The Push for Net Neutrality Arose From Lack of Choice
By STEVE LOHR
Feb 25 2015
The case for strong government rules to protect an open Internet rests in large part on a perceived market failure — the lack of competition for high-speed Internet service into American homes.
The Federal Communications Commission is expected to adopt on Thursday utility-style rules to ensure so-called net neutrality, prohibiting practices like offering pay-to-play fast lanes on the Internet. A legislative response by Republicans on Capitol Hill has stalled out.
The F.C.C.’s approach makes sense, proponents say, because for genuine high-speed Internet service most American households now have only one choice, and most often it is a cable company.
“For the moment, cable has won the high-speed Internet market,” said Susan Crawford, co-director of the Berkman Center for Internet and Society at Harvard Law School, and a former adviser to the Obama administration.
The new rules will not ensure competition from new entrants, ranging from next-generation wireless technology to ultrahigh-speed networks built by municipalities. Instead, strong regulation is intended to prevent the dominant broadband suppliers from abusing their market power.
Technology, of course, can change quickly and unpredictably. So, analysts say, it is impossible to predict what the competitive landscape might look like in several years, or a decade from now.
“But we are very unlikely to see any kind of broad-scale, national competitor to the incumbents in the near future,” said Kevin Werbach, a former F.C.C.counsel and an associate professor at the Wharton School of the University of Pennsylvania.
Tom Wheeler, chairman of the commission, described the challenge in a speech last year. “The underpinning of broadband policy today is that competition is the most effective tool for driving innovation, investment and consumer and economic benefits,” he said. “Unfortunately, the reality we face today is that as broadband increases, competitive choice decreases.”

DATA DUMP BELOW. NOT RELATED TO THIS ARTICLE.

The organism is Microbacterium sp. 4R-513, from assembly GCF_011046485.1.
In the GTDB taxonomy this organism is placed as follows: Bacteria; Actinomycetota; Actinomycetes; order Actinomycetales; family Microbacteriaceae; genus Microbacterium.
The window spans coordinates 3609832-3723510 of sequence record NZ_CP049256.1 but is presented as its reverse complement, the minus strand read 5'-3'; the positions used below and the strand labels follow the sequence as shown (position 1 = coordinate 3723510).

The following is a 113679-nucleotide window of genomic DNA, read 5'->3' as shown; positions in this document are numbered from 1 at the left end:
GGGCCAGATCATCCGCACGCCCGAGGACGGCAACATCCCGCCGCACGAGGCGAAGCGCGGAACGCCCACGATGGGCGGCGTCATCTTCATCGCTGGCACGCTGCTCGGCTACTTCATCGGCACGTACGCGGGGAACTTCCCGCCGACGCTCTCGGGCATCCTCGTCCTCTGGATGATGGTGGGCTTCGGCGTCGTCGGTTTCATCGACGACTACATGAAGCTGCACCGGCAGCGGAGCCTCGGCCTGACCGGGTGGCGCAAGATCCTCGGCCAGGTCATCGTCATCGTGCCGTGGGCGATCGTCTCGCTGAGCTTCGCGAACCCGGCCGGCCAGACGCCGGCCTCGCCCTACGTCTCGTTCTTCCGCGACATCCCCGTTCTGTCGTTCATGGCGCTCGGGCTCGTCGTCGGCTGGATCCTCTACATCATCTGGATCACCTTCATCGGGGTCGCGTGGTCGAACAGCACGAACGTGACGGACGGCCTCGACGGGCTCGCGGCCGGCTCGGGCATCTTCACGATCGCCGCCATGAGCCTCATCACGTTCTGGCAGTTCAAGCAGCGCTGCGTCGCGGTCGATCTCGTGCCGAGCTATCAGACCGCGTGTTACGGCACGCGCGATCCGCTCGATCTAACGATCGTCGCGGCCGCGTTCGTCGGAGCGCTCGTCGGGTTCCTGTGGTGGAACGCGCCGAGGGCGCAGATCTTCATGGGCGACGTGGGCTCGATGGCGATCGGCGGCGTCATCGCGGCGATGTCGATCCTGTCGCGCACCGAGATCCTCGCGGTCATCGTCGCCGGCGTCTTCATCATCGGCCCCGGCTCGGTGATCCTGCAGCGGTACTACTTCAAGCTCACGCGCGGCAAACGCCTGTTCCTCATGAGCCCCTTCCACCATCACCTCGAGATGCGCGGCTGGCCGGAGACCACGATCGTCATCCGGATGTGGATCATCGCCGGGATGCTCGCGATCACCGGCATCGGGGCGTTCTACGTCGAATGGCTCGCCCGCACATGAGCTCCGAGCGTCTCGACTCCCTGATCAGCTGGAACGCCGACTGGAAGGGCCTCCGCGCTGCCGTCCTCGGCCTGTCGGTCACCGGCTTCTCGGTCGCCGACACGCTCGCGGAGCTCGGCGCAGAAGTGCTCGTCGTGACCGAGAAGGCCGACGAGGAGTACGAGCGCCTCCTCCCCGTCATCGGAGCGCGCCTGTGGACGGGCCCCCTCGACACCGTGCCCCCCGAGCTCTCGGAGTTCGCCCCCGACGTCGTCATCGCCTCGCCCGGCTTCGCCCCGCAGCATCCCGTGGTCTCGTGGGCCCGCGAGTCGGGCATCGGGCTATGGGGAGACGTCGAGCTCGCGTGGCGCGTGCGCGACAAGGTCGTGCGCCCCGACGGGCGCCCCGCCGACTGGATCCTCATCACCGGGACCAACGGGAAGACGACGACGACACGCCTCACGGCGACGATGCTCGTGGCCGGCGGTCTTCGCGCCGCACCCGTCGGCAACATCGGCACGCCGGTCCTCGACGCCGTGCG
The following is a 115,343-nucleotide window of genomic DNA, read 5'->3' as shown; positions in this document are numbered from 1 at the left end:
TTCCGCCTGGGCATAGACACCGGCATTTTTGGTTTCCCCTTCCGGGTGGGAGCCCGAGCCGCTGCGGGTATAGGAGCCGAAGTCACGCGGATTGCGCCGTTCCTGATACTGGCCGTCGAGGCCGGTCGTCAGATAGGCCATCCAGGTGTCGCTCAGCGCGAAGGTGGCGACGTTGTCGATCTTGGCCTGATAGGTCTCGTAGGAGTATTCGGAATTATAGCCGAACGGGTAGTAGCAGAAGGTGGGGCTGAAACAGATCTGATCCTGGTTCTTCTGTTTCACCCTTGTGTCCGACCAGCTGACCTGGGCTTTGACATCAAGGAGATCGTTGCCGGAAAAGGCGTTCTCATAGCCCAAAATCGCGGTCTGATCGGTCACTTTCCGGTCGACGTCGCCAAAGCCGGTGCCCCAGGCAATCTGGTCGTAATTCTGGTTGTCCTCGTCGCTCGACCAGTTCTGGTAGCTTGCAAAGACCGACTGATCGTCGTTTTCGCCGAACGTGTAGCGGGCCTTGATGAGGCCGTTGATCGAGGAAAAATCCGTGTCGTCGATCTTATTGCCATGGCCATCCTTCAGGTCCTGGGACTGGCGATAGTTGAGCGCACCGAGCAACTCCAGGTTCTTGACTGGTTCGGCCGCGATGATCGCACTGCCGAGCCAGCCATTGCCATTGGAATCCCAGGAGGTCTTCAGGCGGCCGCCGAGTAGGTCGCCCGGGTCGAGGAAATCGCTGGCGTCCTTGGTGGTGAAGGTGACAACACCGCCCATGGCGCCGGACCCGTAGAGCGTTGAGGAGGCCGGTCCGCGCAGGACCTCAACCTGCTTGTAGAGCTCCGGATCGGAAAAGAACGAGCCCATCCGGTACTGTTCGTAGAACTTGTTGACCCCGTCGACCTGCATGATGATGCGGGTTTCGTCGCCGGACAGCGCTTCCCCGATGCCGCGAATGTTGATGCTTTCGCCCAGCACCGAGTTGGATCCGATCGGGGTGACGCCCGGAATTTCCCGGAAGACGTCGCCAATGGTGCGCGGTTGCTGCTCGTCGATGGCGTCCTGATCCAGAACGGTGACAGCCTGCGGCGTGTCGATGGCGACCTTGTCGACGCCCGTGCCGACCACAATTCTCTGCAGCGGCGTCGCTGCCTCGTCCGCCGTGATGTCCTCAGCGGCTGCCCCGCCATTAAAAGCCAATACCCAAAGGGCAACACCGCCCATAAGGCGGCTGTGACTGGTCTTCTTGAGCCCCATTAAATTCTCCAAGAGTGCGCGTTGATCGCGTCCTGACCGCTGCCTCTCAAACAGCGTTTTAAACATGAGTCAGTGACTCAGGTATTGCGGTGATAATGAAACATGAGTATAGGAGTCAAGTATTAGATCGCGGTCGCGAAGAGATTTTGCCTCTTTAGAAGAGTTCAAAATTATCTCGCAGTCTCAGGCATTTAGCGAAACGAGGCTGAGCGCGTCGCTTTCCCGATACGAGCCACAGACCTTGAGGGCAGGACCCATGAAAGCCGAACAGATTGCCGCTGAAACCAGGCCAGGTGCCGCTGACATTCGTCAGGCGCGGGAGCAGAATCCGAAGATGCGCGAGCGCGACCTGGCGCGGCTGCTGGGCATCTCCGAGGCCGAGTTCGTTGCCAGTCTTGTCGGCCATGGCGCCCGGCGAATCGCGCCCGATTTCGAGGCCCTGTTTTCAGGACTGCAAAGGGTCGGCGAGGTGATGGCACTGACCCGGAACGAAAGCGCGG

When judging from lower-speed services and mobile access, there is ample competition. But Mr. Wheeler’s analysis leans on the definition of high-speed service at download speeds of 25 megabits per second or higher. He terms the 25-megabit threshold “ ‘table stakes’ in 21st-century communications,” when households are increasingly using online connections to download movies and music. At that level, 55 percent of consumers have only one choice of provider, according to the F.C.C.
Last month, the commission redefined basic broadband service, adopting the 25-megabit standard, up from four megabits. The move was opposed by the two Republican commissioners, including Ajit Pai, who says there is a “very competitive marketplace.”
With or without the new net neutrality rules, cable broadband faces numerous competitors. They include upgraded versions of the DSL, or digital subscriber line, technology offered by most telephone companies; next-generation wireless service; Internet access from low-orbit satellites; and very-high-speed fiber optic connections to homes.
Each has promise, analysts say, but also limitations. The telecommunications companies have employed a variety of techniques to increase the performance of DSL and have made progress. But cable remains a more capable technology, and keeps advancing.
“The gap between cable and DSL is getting larger,” said Craig Moffett, a senior analyst at MoffettNathanson Research.
Mobile wireless services are improving rapidly. But even if high speeds and steady transmission could be achieved, analysts say, the cost to consumers on metered data plans would make them inordinately expensive for households streaming movies on Netflix, for example. Mobile wireless is for data sipping, not gulping.